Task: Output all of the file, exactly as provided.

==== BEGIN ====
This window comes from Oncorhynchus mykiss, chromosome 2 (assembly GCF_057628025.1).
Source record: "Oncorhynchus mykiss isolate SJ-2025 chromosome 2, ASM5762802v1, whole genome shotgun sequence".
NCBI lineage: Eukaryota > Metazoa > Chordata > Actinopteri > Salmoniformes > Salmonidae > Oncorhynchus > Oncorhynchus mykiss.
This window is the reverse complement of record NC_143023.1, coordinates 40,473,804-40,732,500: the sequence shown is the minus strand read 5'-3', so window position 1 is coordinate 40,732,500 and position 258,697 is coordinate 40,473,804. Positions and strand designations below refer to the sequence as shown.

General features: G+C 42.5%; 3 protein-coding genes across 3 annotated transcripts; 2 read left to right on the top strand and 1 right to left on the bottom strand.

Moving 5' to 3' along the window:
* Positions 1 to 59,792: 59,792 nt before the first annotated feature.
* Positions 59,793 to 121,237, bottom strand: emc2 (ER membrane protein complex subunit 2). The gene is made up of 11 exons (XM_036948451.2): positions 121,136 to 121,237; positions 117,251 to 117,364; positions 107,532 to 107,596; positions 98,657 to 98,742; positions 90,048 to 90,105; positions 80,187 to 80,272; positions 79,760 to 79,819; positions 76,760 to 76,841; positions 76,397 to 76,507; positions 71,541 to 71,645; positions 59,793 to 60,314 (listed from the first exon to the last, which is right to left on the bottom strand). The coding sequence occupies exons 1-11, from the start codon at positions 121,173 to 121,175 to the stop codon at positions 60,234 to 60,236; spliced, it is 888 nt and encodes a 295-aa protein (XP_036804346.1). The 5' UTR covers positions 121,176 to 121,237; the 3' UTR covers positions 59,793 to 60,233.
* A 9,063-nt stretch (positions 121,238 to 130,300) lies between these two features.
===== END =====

This window comes from Oncorhynchus mykiss, chromosome 2 (assembly GCF_057628025.1).
Source record: "Oncorhynchus mykiss isolate SJ-2025 chromosome 2, ASM5762802v1, whole genome shotgun sequence".
NCBI lineage: Eukaryota > Metazoa > Chordata > Actinopteri > Salmoniformes > Salmonidae > Oncorhynchus > Oncorhynchus mykiss.
This window is the reverse complement of record NC_143023.1, coordinates 40,473,804-40,732,500: the sequence shown is the minus strand read 5'-3', so window position 1 is coordinate 40,732,500 and position 258,697 is coordinate 40,473,804. Positions and strand designations below refer to the sequence as shown.

General features: G+C 42.5%; 3 protein-coding genes across 3 annotated transcripts; 2 read left to right on the top strand and 1 right to left on the bottom strand.

Moving 5' to 3' along the window:
* Positions 1 to 59,792: 59,792 nt before the first annotated feature.
* Positions 59,793 to 121,237, bottom strand: emc2 (ER membrane protein complex subunit 2). The gene is made up of 11 exons (XM_036948451.2): positions 121,136 to 121,237; positions 117,251 to 117,364; positions 107,532 to 107,596; positions 98,657 to 98,742; positions 90,048 to 90,105; positions 80,187 to 80,272; positions 79,760 to 79,819; positions 76,760 to 76,841; positions 76,397 to 76,507; positions 71,541 to 71,645; positions 59,793 to 60,314 (listed from the first exon to the last, which is right to left on the bottom strand). The coding sequence occupies exons 1-11, from the start codon at positions 121,173 to 121,175 to the stop codon at positions 60,234 to 60,236; spliced, it is 888 nt and encodes a 295-aa protein (XP_036804346.1). The 5' UTR covers positions 121,176 to 121,237; the 3' UTR covers positions 59,793 to 60,233.
* A 9,063-nt stretch (positions 121,238 to 130,300) lies between these two features.